Hurry up! Limited time offer
Use discount code
Broderick acknowledges that “the most frightening apartheid one could imagine is a future world, in which extended life is allowed only to a few - the very wealthy, the political elite and their chosen followers…” despite pleading that it “is not the transhumanist objective”. The statement is proven by a logical fallacy when one ventures into the writings of Ray Kurzweil. “Humans who do not utilize such implants are unable to meaningfully participate in dialogues with those who do,” writes Kurzweil and on this basis, he alludes to a world where the elite cordons off resources and allows others to suffer. This hypothetical situation supported by Kurzweil as a possibility comes from none other than the man Broderick derides in his work without paying him his due - Ted Kaczynski (Kurzweil 234). Perhaps Broderick’s primacy in using pathos to convey his ideas is to distract the reader from logical considerations of the realities in the current world. Billionaires, such as Ted Turner, arguably guide the development of the human and transhuman condition and Broderick ignores public statements endorsing population control such as Mr. Turner’s advocacy to reduce the world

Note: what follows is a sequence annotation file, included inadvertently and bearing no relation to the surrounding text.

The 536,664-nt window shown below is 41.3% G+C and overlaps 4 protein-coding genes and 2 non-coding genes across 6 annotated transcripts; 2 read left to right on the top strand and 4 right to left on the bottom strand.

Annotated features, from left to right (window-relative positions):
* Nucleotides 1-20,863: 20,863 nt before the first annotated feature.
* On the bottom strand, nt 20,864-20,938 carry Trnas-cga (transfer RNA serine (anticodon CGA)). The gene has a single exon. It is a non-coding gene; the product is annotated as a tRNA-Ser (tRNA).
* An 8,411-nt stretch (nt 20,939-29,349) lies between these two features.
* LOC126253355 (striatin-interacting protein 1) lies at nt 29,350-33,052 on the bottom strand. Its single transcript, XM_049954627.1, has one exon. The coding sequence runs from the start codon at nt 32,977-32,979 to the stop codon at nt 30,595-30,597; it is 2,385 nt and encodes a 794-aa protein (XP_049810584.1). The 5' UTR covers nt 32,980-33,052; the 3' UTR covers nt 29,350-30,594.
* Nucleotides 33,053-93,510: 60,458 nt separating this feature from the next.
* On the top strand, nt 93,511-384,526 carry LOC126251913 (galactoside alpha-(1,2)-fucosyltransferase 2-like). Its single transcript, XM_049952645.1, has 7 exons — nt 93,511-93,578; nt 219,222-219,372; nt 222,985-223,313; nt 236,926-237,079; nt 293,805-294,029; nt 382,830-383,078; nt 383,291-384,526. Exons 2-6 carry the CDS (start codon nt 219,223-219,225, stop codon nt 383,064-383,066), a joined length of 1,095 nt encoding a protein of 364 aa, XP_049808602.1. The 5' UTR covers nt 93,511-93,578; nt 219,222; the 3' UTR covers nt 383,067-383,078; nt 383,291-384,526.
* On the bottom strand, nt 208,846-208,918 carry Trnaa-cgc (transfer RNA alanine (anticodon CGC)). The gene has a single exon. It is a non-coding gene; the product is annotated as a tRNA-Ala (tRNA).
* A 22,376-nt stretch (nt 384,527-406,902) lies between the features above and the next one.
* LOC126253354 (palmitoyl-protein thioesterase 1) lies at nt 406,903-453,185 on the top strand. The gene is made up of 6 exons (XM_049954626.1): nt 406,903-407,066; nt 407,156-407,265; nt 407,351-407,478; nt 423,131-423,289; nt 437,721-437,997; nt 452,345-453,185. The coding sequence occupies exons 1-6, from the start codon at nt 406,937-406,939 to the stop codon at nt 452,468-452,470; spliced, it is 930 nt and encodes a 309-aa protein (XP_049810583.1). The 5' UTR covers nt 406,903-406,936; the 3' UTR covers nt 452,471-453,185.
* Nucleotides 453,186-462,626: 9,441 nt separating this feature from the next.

Broderick’s pathos-based reaction to Fukuyama is encapsulated in his expression of the opposite view that “the same yuck factor that allegedly deters decent folks from cloning ourselves propped up racist discrimination, homophobia, and prejudice against the disabled” (Broderick 431) without considering how cloning could affect the rights of the cloned organism as an undocumented biological entity in the world bounded by legal proceedings that establish rights. Without any treatment of whether these cloned people might face the same discrimination of the sort directed towards undocumented workers in the United States, Broderick evokes the same yuck factor in readers that would share the same prejudice regarding transhumanism.
Benefit from Our Service: Save 25% Along with the first order offer - 15% discount, you save extra 10% since we provide 300 words/page instead of 275 words/page